To me, beauty is beauty, no matter to whom you are referring. In Face Forward, while I do address specific (and general) issues relating to facial structure, skin color, and skin texture, you will not see any single group of people separated and placed together under one banner. There are no segregated sections on Asians, blacks, Latinos, whites, seniors, teens, straights, or gays. (For that matter, you won't see any exclusive chapters on right-or left-wing beauty either!) The point is for anyone, no matter who, to be able to use every page in this book as a source of information and inspiration. No more class systems, no more types, no more barriers.
In this book I wanted to explore the entire range of beauty, including its past, present, and future. Tori Amos examines her Cherokee heritage as well as her Scottish roots; Lucy Liu goes from earth to wind to fire; Amber Valetta reveals her feminine and masculine sides; and Mary J. Bilge exposes her vulnerability first before taking off into outer space. The fun continues with Gwyneth Paltrow playing a glam gun moll and an unexpected fifties screen icon, while Julianne Moore's perfect facial symmetry melts seamlessly into an incarnation of sixties mod, then does a startling about-face that leads into the next horizon. From the cover, which represents the disintegration of racial lines, to its appreciation of all ages, races, sizes, and sexualities, to the concept that individuals have the right to alter their own bodies in any manner they see fit-whether in skin tone, facial features, or sexual identity-Face Forward is my idealized vision of a world of beauty that knows no boundaries and follows no rules.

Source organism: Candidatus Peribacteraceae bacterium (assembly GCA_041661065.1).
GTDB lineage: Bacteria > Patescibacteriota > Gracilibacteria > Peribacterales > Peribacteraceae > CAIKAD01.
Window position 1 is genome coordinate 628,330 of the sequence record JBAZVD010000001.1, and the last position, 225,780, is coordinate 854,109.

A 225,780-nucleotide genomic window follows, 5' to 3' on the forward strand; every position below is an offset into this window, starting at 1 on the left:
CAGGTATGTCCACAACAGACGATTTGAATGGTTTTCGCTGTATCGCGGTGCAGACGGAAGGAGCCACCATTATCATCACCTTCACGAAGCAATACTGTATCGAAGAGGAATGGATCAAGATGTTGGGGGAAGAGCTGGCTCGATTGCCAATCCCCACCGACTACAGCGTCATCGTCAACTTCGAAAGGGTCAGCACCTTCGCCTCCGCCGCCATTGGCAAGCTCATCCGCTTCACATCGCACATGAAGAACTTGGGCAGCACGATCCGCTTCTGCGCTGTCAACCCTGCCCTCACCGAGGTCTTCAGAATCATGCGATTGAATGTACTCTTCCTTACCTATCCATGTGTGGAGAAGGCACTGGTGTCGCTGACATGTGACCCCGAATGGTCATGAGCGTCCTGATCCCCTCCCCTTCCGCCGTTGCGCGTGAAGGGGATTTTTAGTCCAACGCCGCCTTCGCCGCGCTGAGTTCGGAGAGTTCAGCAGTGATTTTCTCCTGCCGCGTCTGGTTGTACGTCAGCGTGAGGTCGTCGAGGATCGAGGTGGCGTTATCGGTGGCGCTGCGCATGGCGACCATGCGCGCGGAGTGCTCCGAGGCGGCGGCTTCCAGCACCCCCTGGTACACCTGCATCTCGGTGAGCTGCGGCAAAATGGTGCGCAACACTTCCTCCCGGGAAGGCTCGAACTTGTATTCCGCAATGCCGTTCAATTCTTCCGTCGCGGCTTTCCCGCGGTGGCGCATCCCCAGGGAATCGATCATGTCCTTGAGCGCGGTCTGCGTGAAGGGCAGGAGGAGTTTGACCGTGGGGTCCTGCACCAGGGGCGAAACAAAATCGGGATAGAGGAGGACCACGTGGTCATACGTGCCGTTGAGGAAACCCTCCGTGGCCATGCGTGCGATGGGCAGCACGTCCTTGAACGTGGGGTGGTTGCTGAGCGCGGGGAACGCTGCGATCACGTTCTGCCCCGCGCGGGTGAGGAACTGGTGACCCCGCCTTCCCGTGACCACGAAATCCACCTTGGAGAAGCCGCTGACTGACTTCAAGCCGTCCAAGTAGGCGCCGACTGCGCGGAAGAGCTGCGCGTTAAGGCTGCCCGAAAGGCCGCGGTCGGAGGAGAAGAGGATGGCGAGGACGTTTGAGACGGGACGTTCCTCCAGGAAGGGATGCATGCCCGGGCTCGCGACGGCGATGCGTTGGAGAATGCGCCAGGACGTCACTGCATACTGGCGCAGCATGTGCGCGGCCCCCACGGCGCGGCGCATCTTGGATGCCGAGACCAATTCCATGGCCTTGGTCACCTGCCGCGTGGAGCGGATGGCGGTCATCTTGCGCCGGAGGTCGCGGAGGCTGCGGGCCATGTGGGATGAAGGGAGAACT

They say that normally only 10 percent of the human brain is ever used. I believe this is often true of our hearts and spirits as well. Yet it is the free-spirited women and men whom we most admire and often envy-those individuals who dare to be themselves. As you read through this book get ready to hear a lot of praise. Everyone was chosen because of their hearts and souls, as well as their exteriors. These are people who are helping to change our social and emotional landscape. I believe that we are here on this planet to make the most of what we've got and who we are, and contribute to the world so it's a little bit better when we leave it. I'm not saying that putting on makeup will change the world or even your life, but it can be a first step in learning things about yourself you may never have discovered otherwise. At worst, you could make a big mess and have a good laugh. Well, as they say, nothing ventured, nothing gained, right? Take a chance, have some fun, and enjoy the rest of the book.
Excerpted from Face Forward by Kevyn Aucoin Copyright © 2000 by Kevyn Aucoin. Excerpted by permission.